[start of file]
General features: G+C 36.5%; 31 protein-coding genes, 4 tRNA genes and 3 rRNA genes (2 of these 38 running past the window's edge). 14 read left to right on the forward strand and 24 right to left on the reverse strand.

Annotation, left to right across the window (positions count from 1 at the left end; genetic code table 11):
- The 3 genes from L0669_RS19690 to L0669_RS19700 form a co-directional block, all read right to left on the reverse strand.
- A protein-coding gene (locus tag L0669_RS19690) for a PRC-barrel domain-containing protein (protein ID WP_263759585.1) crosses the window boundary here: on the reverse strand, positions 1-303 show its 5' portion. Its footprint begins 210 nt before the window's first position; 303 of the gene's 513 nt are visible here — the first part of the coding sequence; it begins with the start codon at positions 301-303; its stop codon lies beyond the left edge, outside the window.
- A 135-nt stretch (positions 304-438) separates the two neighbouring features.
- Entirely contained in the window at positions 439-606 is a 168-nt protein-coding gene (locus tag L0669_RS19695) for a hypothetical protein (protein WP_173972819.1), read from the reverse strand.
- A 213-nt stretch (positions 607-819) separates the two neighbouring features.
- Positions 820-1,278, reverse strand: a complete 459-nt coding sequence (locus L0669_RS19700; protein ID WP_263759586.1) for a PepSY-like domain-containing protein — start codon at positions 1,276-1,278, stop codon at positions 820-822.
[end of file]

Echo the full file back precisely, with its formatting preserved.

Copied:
General features: G+C 36.5%; 31 protein-coding genes, 4 tRNA genes and 3 rRNA genes (2 of these 38 running past the window's edge). 14 read left to right on the forward strand and 24 right to left on the reverse strand.

Annotation, left to right across the window (positions count from 1 at the left end; genetic code table 11):
- The 3 genes from L0669_RS19690 to L0669_RS19700 form a co-directional block, all read right to left on the reverse strand.
- A protein-coding gene (locus tag L0669_RS19690) for a PRC-barrel domain-containing protein (protein ID WP_263759585.1) crosses the window boundary here: on the reverse strand, positions 1-303 show its 5' portion. Its footprint begins 210 nt before the window's first position; 303 of the gene's 513 nt are visible here — the first part of the coding sequence; it begins with the start codon at positions 301-303; its stop codon lies beyond the left edge, outside the window.
- A 135-nt stretch (positions 304-438) separates the two neighbouring features.
- Entirely contained in the window at positions 439-606 is a 168-nt protein-coding gene (locus tag L0669_RS19695) for a hypothetical protein (protein WP_173972819.1), read from the reverse strand.
- A 213-nt stretch (positions 607-819) separates the two neighbouring features.
- Positions 820-1,278, reverse strand: a complete 459-nt coding sequence (locus L0669_RS19700; protein ID WP_263759586.1) for a PepSY-like domain-containing protein — start codon at positions 1,276-1,278, stop codon at positions 820-822.